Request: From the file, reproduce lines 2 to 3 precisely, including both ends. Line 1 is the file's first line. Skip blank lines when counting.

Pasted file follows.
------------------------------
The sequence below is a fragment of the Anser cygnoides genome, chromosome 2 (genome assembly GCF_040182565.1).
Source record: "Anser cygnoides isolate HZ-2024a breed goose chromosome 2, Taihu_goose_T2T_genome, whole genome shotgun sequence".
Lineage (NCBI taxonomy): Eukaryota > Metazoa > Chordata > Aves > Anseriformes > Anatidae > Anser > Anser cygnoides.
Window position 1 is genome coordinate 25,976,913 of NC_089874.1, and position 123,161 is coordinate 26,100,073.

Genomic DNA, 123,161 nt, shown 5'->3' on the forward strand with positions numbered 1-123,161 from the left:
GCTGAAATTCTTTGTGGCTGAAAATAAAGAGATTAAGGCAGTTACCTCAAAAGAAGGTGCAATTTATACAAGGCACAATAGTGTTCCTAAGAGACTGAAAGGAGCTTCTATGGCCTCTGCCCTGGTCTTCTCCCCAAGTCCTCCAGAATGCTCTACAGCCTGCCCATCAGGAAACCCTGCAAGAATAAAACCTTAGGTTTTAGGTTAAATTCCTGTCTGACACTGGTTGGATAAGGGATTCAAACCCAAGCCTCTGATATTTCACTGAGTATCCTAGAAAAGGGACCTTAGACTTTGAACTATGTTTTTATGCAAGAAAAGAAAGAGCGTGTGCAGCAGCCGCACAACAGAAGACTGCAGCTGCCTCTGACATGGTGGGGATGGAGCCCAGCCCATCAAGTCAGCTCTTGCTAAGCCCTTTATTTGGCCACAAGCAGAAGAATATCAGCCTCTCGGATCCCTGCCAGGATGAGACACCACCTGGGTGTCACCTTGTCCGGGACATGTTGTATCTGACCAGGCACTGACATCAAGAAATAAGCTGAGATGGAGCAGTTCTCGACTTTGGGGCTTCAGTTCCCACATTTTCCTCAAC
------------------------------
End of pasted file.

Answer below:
Source record: "Anser cygnoides isolate HZ-2024a breed goose chromosome 2, Taihu_goose_T2T_genome, whole genome shotgun sequence".
Lineage (NCBI taxonomy): Eukaryota > Metazoa > Chordata > Aves > Anseriformes > Anatidae > Anser > Anser cygnoides.